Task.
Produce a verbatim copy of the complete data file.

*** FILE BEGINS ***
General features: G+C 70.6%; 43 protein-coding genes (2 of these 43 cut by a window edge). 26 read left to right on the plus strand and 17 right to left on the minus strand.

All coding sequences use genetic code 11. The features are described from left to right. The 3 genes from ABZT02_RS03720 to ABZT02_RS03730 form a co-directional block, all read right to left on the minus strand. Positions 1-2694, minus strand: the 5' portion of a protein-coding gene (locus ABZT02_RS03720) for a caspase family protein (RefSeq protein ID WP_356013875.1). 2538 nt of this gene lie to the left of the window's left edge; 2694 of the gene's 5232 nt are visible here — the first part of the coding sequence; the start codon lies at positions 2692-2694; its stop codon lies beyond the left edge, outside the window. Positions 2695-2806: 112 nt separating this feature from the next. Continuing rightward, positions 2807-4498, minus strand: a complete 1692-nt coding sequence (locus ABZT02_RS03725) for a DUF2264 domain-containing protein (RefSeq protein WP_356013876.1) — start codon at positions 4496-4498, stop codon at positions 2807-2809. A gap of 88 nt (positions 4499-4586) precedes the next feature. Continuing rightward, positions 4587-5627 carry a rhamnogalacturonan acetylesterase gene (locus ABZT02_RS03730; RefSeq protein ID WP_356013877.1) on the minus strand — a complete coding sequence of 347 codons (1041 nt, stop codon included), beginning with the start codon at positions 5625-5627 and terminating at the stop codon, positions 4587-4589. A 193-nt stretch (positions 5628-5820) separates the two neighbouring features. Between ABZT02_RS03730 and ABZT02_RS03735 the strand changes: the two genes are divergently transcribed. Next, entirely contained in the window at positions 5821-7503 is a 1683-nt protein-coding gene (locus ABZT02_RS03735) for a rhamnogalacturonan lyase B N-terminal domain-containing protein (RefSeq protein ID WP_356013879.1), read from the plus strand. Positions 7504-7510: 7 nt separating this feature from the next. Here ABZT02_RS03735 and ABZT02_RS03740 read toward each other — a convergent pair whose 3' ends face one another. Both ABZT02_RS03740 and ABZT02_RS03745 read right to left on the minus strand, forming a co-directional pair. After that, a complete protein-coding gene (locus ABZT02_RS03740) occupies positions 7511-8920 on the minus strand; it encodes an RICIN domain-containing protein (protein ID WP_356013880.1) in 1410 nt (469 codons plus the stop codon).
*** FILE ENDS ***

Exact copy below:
General features: G+C 70.6%; 43 protein-coding genes (2 of these 43 cut by a window edge). 26 read left to right on the plus strand and 17 right to left on the minus strand.

All coding sequences use genetic code 11. The features are described from left to right. The 3 genes from ABZT02_RS03720 to ABZT02_RS03730 form a co-directional block, all read right to left on the minus strand. Positions 1-2694, minus strand: the 5' portion of a protein-coding gene (locus ABZT02_RS03720) for a caspase family protein (RefSeq protein ID WP_356013875.1). 2538 nt of this gene lie to the left of the window's left edge; 2694 of the gene's 5232 nt are visible here — the first part of the coding sequence; the start codon lies at positions 2692-2694; its stop codon lies beyond the left edge, outside the window. Positions 2695-2806: 112 nt separating this feature from the next. Continuing rightward, positions 2807-4498, minus strand: a complete 1692-nt coding sequence (locus ABZT02_RS03725) for a DUF2264 domain-containing protein (RefSeq protein WP_356013876.1) — start codon at positions 4496-4498, stop codon at positions 2807-2809. A gap of 88 nt (positions 4499-4586) precedes the next feature. Continuing rightward, positions 4587-5627 carry a rhamnogalacturonan acetylesterase gene (locus ABZT02_RS03730; RefSeq protein ID WP_356013877.1) on the minus strand — a complete coding sequence of 347 codons (1041 nt, stop codon included), beginning with the start codon at positions 5625-5627 and terminating at the stop codon, positions 4587-4589. A 193-nt stretch (positions 5628-5820) separates the two neighbouring features. Between ABZT02_RS03730 and ABZT02_RS03735 the strand changes: the two genes are divergently transcribed. Next, entirely contained in the window at positions 5821-7503 is a 1683-nt protein-coding gene (locus ABZT02_RS03735) for a rhamnogalacturonan lyase B N-terminal domain-containing protein (RefSeq protein ID WP_356013879.1), read from the plus strand. Positions 7504-7510: 7 nt separating this feature from the next. Here ABZT02_RS03735 and ABZT02_RS03740 read toward each other — a convergent pair whose 3' ends face one another. Both ABZT02_RS03740 and ABZT02_RS03745 read right to left on the minus strand, forming a co-directional pair. After that, a complete protein-coding gene (locus ABZT02_RS03740) occupies positions 7511-8920 on the minus strand; it encodes an RICIN domain-containing protein (protein ID WP_356013880.1) in 1410 nt (469 codons plus the stop codon).